Machine learning has taken hold of our imaginations as a general technique for solving difficult problems and offering disruptive opportunities across industries. While many of the models and approaches have been known and studied since the 1950s, the advent of next-gen data platforms over the past decade has finally made these data-intensive applications commercially viable. From that perspective, machine learning, as an enterprise pursuit, is in its infancy.
Along with any emerging technology comes a huge amount of confusion and noise. The total investments that companies both large and small are funneling into machine learning is well into the billions of dollars. However, for many industry observers, it has become almost impossible to distinguish between various software solutions that leverage machine learning with respect to impact and potential competitive advantage gains.
There are a number of interesting classifications of machine learning approaches: some researchers focus on the different types of learning or training algorithms; some focus on the types of mathematical models or functions that are being learned; and some focus on the computational complexity of the training algorithms (an area of study known as computational learning theory). However, none of these categorizations are helpful in determining the impact a machine learning solution may have on an industry or how much of a competitive advantage an organization could gain by implementing that solution. Simply put, some machine learning approaches are hugely disruptive and will precipitate the next generation of killer apps, while others are not that technically difficult or novel and will not be impactful.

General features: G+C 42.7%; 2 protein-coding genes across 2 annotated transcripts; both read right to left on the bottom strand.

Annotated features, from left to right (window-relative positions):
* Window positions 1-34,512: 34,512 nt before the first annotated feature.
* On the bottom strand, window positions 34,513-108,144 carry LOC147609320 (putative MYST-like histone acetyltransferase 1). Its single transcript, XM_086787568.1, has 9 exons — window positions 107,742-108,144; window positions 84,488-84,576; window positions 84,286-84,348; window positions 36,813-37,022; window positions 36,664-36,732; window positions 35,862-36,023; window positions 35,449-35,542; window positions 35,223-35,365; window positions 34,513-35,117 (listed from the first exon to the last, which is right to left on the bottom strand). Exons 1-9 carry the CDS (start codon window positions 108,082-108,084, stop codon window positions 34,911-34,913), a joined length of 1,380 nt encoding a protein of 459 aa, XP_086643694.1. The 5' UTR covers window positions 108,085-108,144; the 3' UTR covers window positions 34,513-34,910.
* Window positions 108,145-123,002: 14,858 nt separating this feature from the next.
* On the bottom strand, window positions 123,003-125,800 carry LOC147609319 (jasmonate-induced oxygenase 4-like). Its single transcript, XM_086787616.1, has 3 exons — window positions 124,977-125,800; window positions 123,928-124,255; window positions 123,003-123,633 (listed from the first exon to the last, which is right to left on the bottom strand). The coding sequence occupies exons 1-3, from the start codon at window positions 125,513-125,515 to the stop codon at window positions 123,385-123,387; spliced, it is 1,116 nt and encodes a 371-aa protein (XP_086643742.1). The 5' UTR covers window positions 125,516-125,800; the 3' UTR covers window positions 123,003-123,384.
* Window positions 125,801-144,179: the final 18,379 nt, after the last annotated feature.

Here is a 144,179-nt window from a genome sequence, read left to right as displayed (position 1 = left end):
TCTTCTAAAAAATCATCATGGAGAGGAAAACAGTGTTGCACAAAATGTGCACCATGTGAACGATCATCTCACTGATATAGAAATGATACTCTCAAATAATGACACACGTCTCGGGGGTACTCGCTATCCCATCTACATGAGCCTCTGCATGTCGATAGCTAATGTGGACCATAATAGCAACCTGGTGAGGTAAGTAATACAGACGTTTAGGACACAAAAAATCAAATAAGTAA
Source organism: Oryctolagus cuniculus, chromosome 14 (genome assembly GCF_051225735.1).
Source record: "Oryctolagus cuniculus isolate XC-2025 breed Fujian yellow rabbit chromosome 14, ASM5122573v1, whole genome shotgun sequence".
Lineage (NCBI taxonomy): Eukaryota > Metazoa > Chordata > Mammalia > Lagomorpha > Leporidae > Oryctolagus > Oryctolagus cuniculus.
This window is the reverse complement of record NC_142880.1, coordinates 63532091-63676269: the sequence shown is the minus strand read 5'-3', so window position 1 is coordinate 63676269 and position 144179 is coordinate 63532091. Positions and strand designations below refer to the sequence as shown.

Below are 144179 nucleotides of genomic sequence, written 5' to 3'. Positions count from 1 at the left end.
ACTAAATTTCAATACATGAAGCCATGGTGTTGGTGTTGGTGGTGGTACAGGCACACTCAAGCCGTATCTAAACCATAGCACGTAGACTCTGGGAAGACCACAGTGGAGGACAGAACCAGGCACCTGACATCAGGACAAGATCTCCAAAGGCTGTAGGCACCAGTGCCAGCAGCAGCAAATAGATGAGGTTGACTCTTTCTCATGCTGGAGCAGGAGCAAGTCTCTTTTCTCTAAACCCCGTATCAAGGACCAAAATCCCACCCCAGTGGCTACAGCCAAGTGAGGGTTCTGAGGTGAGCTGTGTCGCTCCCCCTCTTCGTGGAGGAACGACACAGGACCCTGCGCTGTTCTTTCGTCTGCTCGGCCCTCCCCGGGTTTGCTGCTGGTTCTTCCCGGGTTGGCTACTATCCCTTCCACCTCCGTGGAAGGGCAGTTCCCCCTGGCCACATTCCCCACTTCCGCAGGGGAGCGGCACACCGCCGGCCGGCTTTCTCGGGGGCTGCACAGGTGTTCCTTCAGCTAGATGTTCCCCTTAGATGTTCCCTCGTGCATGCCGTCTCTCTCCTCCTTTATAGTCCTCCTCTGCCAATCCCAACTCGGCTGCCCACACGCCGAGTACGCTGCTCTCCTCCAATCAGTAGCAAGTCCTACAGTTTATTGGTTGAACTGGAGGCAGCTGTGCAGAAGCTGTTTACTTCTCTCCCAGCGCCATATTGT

Rachel Silver shares a new taxonomy of machine learning approaches that distinguishes between those that are providing enormous competitive advantage and those that represent merely small, incremental improvements on existing analytical tools and details a framework for evaluating ML approaches on several dimensions of complexity, including:
Rachel explores examples of how to apply this framework to real-world machine learning approaches and highlights the technical requirements of supporting the most disruptive examples of ML solutions.
Rachel Silver is senior product manager for data science at MapR Data Technologies, where she is responsible for driving ML and AI initiatives within the Product Management and Strategy Group. Rachel also manages the MapR Ecosystem Packs. She is passionate about open source technologies. Previously, Rachel was a solutions architect and applications engineer.
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